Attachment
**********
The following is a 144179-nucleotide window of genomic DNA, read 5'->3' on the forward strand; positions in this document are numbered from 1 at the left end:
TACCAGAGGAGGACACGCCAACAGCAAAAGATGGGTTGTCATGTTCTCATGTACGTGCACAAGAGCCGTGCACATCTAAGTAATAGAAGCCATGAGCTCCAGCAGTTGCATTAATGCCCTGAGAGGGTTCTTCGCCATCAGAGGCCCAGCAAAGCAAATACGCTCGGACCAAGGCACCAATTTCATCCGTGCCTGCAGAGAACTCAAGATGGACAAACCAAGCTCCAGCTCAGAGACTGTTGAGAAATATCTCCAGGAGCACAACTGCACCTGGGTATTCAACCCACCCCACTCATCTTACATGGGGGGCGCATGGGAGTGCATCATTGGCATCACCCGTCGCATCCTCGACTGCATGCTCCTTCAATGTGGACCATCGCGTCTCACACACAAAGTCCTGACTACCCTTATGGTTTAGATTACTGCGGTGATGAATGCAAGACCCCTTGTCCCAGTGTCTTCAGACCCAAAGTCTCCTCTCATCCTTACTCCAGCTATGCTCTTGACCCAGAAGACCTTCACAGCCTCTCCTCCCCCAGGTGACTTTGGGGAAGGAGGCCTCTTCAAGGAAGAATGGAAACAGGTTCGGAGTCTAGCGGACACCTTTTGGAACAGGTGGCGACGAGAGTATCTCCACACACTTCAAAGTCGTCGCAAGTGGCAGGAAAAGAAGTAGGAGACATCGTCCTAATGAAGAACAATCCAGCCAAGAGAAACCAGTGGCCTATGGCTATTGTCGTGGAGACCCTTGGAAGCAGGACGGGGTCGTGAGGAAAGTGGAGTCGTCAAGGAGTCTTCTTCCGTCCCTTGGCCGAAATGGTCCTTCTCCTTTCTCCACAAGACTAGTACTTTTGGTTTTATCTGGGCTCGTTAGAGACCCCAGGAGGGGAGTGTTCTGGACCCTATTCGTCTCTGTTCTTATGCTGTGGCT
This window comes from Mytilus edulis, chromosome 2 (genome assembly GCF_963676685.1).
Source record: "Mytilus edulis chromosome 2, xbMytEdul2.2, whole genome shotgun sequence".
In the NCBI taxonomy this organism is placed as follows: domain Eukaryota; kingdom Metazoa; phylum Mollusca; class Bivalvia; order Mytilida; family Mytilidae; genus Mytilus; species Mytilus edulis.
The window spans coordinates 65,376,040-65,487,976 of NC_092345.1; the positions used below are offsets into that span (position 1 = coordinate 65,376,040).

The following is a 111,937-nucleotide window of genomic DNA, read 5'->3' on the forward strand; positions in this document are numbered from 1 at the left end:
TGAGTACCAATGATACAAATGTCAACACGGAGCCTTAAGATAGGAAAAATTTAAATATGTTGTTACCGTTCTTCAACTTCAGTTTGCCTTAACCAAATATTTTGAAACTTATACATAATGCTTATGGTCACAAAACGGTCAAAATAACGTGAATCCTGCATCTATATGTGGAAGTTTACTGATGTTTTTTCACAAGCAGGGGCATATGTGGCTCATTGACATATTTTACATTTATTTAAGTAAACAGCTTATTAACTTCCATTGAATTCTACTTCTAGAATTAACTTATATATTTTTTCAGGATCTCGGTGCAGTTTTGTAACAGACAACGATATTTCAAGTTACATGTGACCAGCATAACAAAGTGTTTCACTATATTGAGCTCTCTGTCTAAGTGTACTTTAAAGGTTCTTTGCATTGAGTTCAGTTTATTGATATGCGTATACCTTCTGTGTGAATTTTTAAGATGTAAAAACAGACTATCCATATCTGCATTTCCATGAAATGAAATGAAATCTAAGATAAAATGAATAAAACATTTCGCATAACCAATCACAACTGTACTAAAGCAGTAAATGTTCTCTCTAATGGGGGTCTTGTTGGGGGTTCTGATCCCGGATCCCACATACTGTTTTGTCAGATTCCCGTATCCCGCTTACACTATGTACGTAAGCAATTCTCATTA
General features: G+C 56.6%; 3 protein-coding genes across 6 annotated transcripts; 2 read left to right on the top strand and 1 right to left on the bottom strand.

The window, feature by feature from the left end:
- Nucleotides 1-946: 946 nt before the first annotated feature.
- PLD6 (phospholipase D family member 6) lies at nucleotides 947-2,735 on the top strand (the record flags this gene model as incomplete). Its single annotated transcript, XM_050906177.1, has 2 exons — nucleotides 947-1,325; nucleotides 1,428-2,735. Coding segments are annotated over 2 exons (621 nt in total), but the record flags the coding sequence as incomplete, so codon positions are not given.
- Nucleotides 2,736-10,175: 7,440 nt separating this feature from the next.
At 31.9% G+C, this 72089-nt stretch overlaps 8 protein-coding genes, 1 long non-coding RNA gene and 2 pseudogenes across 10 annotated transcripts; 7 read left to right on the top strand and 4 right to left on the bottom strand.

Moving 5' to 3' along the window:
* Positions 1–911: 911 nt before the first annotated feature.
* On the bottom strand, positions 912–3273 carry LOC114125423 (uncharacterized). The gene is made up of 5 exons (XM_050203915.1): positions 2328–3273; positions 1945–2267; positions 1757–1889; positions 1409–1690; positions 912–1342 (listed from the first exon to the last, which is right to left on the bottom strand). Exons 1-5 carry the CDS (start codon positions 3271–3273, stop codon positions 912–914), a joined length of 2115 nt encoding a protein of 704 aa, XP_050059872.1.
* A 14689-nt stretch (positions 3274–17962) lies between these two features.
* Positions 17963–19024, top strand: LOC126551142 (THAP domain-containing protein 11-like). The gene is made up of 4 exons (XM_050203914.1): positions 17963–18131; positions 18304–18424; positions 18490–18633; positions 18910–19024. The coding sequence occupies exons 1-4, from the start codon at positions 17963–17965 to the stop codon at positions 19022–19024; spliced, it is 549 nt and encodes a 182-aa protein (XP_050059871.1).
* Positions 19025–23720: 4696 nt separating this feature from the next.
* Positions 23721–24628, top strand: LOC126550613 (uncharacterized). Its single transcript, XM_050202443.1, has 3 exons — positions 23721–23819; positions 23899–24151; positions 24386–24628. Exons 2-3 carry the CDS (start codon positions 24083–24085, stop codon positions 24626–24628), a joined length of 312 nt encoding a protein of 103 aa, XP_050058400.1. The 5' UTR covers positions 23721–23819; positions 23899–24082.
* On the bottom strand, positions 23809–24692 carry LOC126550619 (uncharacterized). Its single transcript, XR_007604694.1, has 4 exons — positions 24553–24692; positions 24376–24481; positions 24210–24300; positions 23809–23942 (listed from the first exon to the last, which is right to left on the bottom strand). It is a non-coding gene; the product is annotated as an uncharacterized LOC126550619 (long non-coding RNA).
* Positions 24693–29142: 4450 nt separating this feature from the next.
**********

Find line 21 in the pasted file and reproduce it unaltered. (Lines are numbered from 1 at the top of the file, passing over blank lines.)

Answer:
* Positions 23721–24628, top strand: LOC126550613 (uncharacterized). Its single transcript, XM_050202443.1, has 3 exons — positions 23721–23819; positions 23899–24151; positions 24386–24628. Exons 2-3 carry the CDS (start codon positions 24083–24085, stop codon positions 24626–24628), a joined length of 312 nt encoding a protein of 103 aa, XP_050058400.1. The 5' UTR covers positions 23721–23819; positions 23899–24082.